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Lizabeth Scott Scared Stiff

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Sharkbait Retro Village: This House Possessed

Published March 17, 2018 by biggayhorrorfan

THP4The essence of cool, conniving film noir, the legendary Joan Bennett definitely presented herself as a horse of a different color with her appearance as the Rag Lady in the 1981 television terror This House Possessed. Here, roaming far from the perfect iciness of her roles in films like Scarlet Street, the adventurous Bennett plays a shabby small town oddity, driven to isolated madness by the secret at the heart of the film.

THP3This mystery, of course, revolves around the titular mansion. Interestingly, taking its cues from other small screen genre projects that revolved around such possessed inanimate objects as bulldozers, taxidermy displays and hobby horses, the residence here is not haunted by ghosts or some hidden psychotic killer, but actually causes the movie’s mayhem through a monstrous will of its own. THP5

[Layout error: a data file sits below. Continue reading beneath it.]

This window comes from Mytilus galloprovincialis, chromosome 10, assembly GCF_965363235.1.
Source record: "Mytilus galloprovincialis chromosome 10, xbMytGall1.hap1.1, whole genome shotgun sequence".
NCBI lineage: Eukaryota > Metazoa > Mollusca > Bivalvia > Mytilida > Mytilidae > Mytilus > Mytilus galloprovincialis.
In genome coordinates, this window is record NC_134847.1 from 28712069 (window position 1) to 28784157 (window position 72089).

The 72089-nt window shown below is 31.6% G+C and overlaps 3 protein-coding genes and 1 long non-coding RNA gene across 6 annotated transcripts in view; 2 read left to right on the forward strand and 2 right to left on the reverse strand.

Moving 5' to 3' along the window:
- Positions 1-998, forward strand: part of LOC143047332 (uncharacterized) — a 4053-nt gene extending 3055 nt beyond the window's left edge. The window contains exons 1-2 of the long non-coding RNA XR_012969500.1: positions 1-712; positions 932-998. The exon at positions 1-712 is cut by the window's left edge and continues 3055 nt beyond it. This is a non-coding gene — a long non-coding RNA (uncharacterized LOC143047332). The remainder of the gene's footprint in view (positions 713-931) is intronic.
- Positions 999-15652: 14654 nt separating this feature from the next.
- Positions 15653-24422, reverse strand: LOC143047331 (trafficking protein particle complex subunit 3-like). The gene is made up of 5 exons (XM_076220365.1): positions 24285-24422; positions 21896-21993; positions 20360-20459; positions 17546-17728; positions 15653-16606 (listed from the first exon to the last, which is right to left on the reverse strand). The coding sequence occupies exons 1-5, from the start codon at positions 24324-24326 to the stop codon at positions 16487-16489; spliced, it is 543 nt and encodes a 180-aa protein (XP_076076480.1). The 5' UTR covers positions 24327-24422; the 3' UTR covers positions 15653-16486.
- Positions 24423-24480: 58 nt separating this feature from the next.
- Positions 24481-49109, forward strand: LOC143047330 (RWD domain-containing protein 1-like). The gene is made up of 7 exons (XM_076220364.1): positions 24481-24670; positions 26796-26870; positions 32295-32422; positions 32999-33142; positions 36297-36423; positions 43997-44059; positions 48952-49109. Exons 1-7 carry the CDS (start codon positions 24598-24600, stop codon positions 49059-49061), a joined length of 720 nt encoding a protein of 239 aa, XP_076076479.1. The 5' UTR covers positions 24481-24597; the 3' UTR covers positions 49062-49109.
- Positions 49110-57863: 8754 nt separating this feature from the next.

…and the body count here is fairly high. A librarian dies in an explosion. A veteran character actor is finished off with a jagged shard from a trembling mirror and Bennett, herself, is exposed to the bubbling depths of an overheated pool. Add in a bloody shower and a very aggressive water hose (or two) and you have a project that has lived on in the memories of those who caught it on its original broadcast at impressionable ages.

Nicely, the more outrageous circumstances here are grounded by the gentle and committed leading performances of Parker Stevenson, as a rock star whose emotional collapse brings him to the malevolent domicile, and Lisa Eilbacher, as the nurse who helps him recover and soon wins his heart. Stevenson radiates with a genuine kindness and the music he performs comes off more like a softer version of the balladic work of Justin Timberlake than the cheesy pop that one associates with multiple television stars of that era.THP2

Eagle eyed horror lovers will also delight to the presence of A Nightmare on Elm Street’s Amanda Wyss, billed here as Mandy, whose opening act frolicking with actor John Dukakis (Jaws 2) is wetly interrupted by the angry residence. She and Bennett, who became well known for her role on the beloved gothic soap opera Dark Shadows during the middle range of her career, also make this enjoyable oddity a happy exercise for lovers of the femme form in terror, as well.

THP1